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1. Introduction

Suzaku, formerly Astro-E2, is the fifth Japanese X-ray astronomy satellite built by the Institute of Space and Astronautical Sciences of Japan Aerospace Exploration Agency (ISAS/JAXA). It was launched from the Uchinoura Space Center (USC) on 2005 July 10. Suzaku is the second ISAS X-ray astronomy satellite built in close collaboration with National Aeronautics and Space Administration's Goddard Space Flight Center (NASA/GSFC).

1.1 Scope of this Document

This document covers the following:

This document is not the original source for:

In chapter 2, Suzaku operation and types of observations are briefly explained. Suzaku software design principles and agreements are presented in chapter 3. Further details of software are described in chapters 4, 5, and 6. Important issues regarding the calibration are given in chapter 7. Tasks regarding the Guest Observer support are shown in chapter 8, and Suzaku archives are explained in chapter 9.

In appendix A, acronyms used in this document are defined. Guidelines for FTOOLS developers are described in appendix B. A flow chart of the pipe-line processing is displayed in appendix C. Coordinate system of each detector is listed in appendix D.

1.2 Mission Overview

Suzaku was launched with three types of instruments on-board, covering a wide range of energies. The X-Ray Spectrometer (XRS) is the first micro-calorimeter based X-ray instrument to be launched into orbit. Although it prematurely lost all its cryogen shortly after launch and therefore stopped operation before it could obtain astronomically useful data, the XRS had an excellent energy resolution ($\Delta E \sim$ 6-7 eV) over its 0.3-12 keV bandpass.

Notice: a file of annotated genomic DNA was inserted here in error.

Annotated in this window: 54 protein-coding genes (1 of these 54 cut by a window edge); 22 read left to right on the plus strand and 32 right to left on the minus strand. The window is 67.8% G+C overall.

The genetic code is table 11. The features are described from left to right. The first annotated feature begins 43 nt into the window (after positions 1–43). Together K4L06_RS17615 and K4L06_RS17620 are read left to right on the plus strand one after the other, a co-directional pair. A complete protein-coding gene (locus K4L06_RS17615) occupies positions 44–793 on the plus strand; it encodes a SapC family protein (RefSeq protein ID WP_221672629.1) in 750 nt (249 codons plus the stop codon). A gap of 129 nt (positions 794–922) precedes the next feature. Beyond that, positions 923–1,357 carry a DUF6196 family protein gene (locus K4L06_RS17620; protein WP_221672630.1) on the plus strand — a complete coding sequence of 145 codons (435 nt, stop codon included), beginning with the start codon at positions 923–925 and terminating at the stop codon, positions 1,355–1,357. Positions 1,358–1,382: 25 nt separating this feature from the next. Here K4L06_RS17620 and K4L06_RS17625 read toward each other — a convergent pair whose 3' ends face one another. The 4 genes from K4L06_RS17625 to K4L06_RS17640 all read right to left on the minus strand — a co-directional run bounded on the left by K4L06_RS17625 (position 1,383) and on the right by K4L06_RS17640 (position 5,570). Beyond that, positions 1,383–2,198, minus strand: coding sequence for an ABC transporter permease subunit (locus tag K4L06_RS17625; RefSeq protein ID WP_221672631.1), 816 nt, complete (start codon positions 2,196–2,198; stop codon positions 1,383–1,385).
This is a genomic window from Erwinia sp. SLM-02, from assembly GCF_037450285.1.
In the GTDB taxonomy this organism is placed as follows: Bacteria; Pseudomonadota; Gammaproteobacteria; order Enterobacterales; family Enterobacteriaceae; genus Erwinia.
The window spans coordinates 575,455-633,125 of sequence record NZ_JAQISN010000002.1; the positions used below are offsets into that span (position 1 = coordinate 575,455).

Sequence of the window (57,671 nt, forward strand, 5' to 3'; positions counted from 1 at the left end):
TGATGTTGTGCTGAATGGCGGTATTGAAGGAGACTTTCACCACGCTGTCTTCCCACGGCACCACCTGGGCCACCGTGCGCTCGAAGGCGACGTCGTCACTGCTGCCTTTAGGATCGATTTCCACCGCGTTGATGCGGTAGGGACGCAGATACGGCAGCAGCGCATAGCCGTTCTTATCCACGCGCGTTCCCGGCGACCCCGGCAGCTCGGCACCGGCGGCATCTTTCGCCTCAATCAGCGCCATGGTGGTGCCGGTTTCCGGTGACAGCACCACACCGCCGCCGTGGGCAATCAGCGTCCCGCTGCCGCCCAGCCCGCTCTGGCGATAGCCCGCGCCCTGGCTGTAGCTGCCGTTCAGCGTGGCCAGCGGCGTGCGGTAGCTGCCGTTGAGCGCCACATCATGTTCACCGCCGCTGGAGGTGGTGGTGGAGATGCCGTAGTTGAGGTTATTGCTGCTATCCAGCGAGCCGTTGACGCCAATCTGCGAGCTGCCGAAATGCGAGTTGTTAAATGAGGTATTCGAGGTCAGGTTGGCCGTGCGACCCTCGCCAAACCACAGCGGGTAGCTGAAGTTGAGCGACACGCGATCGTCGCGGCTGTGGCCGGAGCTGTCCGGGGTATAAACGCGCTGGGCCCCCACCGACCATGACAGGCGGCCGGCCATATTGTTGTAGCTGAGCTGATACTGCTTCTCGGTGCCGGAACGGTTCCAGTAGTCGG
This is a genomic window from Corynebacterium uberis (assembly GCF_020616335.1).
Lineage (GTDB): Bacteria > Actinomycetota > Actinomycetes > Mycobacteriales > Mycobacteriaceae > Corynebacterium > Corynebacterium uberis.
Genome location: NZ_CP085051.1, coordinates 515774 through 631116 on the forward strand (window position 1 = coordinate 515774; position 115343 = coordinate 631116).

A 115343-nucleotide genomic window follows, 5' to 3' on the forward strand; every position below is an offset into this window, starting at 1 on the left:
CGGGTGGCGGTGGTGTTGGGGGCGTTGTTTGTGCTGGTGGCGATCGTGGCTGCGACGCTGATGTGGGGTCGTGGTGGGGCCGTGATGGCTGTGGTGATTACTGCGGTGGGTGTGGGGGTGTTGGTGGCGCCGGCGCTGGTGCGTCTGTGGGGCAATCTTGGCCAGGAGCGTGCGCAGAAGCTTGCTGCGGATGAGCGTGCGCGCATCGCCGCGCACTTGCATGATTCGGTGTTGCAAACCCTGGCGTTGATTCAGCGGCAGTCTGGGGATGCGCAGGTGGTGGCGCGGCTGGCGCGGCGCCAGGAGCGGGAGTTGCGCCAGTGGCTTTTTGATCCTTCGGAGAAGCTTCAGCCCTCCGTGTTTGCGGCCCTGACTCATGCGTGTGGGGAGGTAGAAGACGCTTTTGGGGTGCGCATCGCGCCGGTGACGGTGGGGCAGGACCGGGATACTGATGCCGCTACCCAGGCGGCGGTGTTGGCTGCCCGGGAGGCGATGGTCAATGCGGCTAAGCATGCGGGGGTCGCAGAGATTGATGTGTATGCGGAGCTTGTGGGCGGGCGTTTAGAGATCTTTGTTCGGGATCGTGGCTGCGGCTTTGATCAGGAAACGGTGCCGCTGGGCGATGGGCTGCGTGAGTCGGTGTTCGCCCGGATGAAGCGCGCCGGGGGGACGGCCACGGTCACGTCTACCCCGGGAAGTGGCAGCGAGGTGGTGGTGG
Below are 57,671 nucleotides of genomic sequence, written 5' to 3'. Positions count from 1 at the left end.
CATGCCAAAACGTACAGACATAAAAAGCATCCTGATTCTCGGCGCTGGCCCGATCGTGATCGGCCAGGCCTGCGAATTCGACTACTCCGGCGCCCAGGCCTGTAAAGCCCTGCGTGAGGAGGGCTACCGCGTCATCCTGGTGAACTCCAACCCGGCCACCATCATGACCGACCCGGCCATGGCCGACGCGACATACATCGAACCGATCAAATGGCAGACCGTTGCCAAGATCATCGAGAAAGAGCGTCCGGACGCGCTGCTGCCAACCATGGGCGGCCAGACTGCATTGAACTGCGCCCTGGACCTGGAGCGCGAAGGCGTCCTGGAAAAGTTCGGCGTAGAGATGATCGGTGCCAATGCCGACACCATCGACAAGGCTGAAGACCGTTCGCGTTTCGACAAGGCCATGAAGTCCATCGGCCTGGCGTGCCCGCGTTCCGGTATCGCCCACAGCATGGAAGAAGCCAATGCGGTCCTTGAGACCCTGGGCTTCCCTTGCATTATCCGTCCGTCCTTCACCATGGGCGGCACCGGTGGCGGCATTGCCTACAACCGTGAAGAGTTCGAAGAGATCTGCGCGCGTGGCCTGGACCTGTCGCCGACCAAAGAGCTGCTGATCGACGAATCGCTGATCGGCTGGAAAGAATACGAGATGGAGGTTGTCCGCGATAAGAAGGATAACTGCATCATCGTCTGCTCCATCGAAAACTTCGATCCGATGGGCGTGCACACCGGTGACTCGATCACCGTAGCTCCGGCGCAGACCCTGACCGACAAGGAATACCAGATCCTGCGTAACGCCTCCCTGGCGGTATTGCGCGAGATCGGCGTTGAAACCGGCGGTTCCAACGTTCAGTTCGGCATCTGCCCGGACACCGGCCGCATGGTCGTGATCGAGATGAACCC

The 4 units of X-ray Imaging Spectrometers (XISs) are CCD cameras, providing moderate spectral resolution over 0.2-12 keV ( $\Delta E
\sim 130 $ eV at 6 keV). There are five X-Ray Telescopes (XRTs) on-board Suzaku, one in front of the XRS and the other four in front of the XISs, providing high throughput and modest spatial resolution. The field of view (FOV) of XRT + XIS is 19$' \times$19$'$ with a spatial resolution of about 2$'$ half-power diameter (HPD).

The Hard X-ray Detector (HXD) is a non-imaging, collimated instrument that covers the energy band $\sim$10-700 keV using two types of detectors, PIN (10-60 keV) and GSO (50-700 keV). The full width at half maximum (FWHM) spectral resolution is 3 keV for the PIN detector and $\sim$ 10 % at 600 keV for the GSO detector. The innovative design of the HXD results in low background and, hence, high sensitivity.

All instruments operate simultaneously and are co-aligned, so that a given target can be observed over 0.2-700 keV at high sensitivity and with good spectral resolution. This makes Suzaku a powerful observatory for a wide range of astronomical objects. In addition, the background detectors of the HXD can be used to monitor a wide area of the sky.

1.3 The Suzaku Guest Observer Facility

The Suzaku Guest Observer Facility (GOF) is located at NASA's GSFC within the Office of General Investigator Programs (OGIP). Besides the Suzaku GOF, OGIP contains the High Energy Astrophysical Science Archive Research Center (HEASARC) and GOFs for other major high energy missions. The HEASARC is a data center responsible for archiving data from past high energy astrophysical missions and constructing a user-friendly data analysis environment. Suzaku GOF carries out its tasks in collaboration with HEASARC.

The GOF is responsible for the US Guest Observer support, including:

Suzaku GOF WWW home page is located at

1.4 Related Documents

Other important issues which cannot be covered in this document described elsewhere, including:

next up previous contents index
Next: 2. Observations Types Up: Suzaku Project Data Management Previous: Contents   Contents   Index
Michael Arida 2007-09-29